Engagements for James Maddalena during the 1999-2000 season included Madama Butterfly with New York City Opera, concert performances of Nixon in China with The Brooklyn Philharmonic, his return to The Houston Grand Opera for Little Women (which was taped for later telecast as part of the “Great Performances” series on PBS) and his debut with The English National Opera in a new production of Nixon in China. He also returned to The Spokane Bach Festival for the J.S. Bach's B Minor Mass (BWV 232), conducted by Gunther Schuller. Other recent commitments include Madama Butterfly with Boston Lyric Opera, Der Rosenkavalier, in which he sang his first Faninal at Opera Pacific, and the St. Matthew Passion (BWV 244) with The Dayton Philharmonic.
In 2008, James Maddalena sang the title role in the premiere of Kirke Mechem’s John Brown at the Lyric Opera of Kansas City and in July, 2009 he made his Santa Fe Opera debut in the premiere Paul Moravec’s The Letter. Fall 2009 brought his return to New York City Opera as Mordecai in Weisgall’s Esther. He has been invited to return to Santa Fe in 2010 for the premiere of Lewis Spratlan’s Life is a Dream and in the fall (2010) will make his debut with the Opera de Monte-Carlo in the premiere of Tod Machover’s Death and the Powers.
An active concert artist, James Maddalena can be heard in repertoire ranging from J.S. Bach to Paul Hindemith. He has performed The Messiah with Boston’s Handel and Haydn Society, P. Hindemith’s Requiem with Wolfgang Sawallisch and the Orchestra of the Accademia di Santi Cecilia in Rome, the St. John Passion (BWV 245) in Turn, Italy, J. Harbison’s Words from Paterson with the San Francisco Symphony Orchestra, and Carmina Burana in Seville, Spain and Palermo, Italy. He sang Schubert’s Die Winterreise at the Brooklyn Academy of Music with Robert Spano as accompanist and early in his career the complete cycle of Bach cantatas with Boston’s Emmanuel Music.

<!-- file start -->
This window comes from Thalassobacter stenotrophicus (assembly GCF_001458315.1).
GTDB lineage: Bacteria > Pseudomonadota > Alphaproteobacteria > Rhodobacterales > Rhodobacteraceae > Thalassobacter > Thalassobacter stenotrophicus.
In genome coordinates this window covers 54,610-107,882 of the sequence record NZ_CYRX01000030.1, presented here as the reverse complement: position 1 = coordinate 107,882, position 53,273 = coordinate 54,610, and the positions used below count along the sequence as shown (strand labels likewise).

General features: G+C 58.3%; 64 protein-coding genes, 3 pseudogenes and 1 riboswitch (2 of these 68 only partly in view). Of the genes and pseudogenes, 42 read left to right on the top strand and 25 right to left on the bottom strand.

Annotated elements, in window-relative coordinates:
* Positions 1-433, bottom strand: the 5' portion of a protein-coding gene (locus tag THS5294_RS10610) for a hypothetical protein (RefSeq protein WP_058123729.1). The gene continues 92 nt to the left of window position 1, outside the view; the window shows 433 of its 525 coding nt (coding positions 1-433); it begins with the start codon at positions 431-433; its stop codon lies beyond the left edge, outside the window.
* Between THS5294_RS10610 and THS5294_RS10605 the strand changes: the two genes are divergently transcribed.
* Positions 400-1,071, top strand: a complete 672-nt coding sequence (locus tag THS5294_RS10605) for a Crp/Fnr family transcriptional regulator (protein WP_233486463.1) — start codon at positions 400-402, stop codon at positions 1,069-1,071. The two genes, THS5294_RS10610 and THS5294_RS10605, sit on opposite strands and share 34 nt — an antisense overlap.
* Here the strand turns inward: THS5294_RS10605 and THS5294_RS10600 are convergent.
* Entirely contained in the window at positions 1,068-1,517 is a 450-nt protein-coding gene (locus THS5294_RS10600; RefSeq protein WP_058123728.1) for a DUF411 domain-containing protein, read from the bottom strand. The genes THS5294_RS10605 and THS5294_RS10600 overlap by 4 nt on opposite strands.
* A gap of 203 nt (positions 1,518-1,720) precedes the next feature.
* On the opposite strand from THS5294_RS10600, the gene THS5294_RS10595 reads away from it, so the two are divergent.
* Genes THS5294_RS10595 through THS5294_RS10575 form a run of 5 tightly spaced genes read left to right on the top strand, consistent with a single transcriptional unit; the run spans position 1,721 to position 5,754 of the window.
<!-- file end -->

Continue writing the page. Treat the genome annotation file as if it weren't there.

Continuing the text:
James Maddalena has recorded for Decca/London, BMG, Classical Catalyst, Nonesuch, Teldec, Sony Classical, Harmonia Mundi, and EMI. He can be heard on the Grammy Award-winning recording of Nixon In China (Nonesuch) and the Emmy Award-winning PBS telecast, now on DVD. His prolific recording catalogue also includes Le Nozze di Figaro as well as Cosi fan tutte which were directed by Peter Sellars and telecast nationally over PBS as well as throughout Europe and which were released by Decca/London Records on videocassette and laser disc; The Dracula Diary by Robert Moran on the BMG Classical Catalyst label; Regina for EMI (John Mauceri, conductor); Michael Tippett's New Year with the London Philharmonic Orchestra for BBC Television; Johannes Brahms Liebeslieder Waltzes, with Liederkreis; Adams' The Death of Klinghoffer.